Last weekend the hubby and I had another writing group. I had a prompt with the line, “I wish I knew how to quit you.” The story turned dark right away. I wanted to do something funny, but instinct took me down a different path. I didn’t know that just a few days later, I’d realize how significant the underlying message would be. In more ways than one.
I don’t really want to share this piece, but I’m going to. And after the bit of fiction, I’m going to share why I chose to post it.
Mark slammed the door on his way out of the apartment and three photos fell from the wall. Shattered glass flew in all directions and across the floor. Tara looked down at the tattered photos, now slightly ripped from the sharp glass, and shook her head.
Mark’s image was the one she focused on. His dark, wavy hair curled into his emerald eyes. His smile wide and radiant. What had happened that led down this path of constant bickering and fighting? Seeing him happy tore at her heart.
She slowly pushed the glass into a pile with her bare hands. Slivers dug into her skin and burned as they cut her. Blood trickled out, but she kept sweeping the glass. It was all she could do to make herself feel better in that moment.
The pain was a distraction from her breaking heart.
Salty tears ran down her cheeks and into her mouth. The salt also distracted her. Tara sniffled a few times and finally collapsed onto the hardwood floor. A few pieces of glass dug into the rest of her, but she didn’t move. She let them push into her flesh.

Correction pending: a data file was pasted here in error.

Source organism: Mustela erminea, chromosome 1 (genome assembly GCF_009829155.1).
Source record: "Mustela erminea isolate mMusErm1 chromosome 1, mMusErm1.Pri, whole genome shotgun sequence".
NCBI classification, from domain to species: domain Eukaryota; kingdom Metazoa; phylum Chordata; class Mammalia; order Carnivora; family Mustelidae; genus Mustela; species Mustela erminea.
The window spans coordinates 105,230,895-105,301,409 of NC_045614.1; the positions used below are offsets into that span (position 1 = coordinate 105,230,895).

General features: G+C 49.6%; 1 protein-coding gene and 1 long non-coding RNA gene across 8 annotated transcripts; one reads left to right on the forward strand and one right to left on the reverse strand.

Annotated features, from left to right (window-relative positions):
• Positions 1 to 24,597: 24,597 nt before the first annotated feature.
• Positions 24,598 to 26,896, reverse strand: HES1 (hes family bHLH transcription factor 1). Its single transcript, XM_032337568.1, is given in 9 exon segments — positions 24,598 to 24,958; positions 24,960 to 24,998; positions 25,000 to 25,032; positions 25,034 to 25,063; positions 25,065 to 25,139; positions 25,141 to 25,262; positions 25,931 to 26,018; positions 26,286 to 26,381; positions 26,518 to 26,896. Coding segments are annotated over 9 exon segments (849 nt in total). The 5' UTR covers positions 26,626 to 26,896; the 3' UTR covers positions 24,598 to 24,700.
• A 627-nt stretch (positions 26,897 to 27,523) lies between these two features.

The burn felt good.
Tara closed her eyes and allowed a memory to enter her mind. The week prior when Mark had awoken her to breakfast in bed. A single red rose displayed in the mini vase on the tray. He’d sat down by her feet, eyes cast down as he’d summoned words of surrender.
He’d wanted to leave. Felt it was time to move on.
Pleaded for him to stay.
So he did.
Two days ago, he wouldn’t turn down the television. She’d thrown the remote at his head after the fifth time of demanding he turn it down. Then she wanted to leave.
Tara got off the floor and looked around their apartment.
On the surface, everything looked normal. Pristine, in fact. The sofa didn’t have a pillow out of place. There was no clutter on the end or coffee tables. The lamp, that she recalled had caused a fight, let off the perfect amount of ambient lighting.
She walked into the kitchen and smelled the fresh lemons. They were fully ripe and leaking their juices.The aroma made her feel clean, but only momentarily.
The sink was empty. All dishes done and put exactly where they belonged.
Everything was perfect. Too perfect. Everything but her and Mark.
Tara walked back through the apartment the same way she’d come. On the way back, she noticed different things about the same spaces. The chip in the counter from where she’d slammed her cast iron pan down. The carefully placed picture frame in the hall to cover Mark’s fist hole. Then back to the glass still sitting in a pile on the floor with evidence of her blood on it.
She slid into a seated position and leaned against the wall closest to the door, and waited. She knew eventually Mark would come home, apology ready, with some sort of treat for her.
That’s how they worked.
It was always the best of times or the worst of times with them.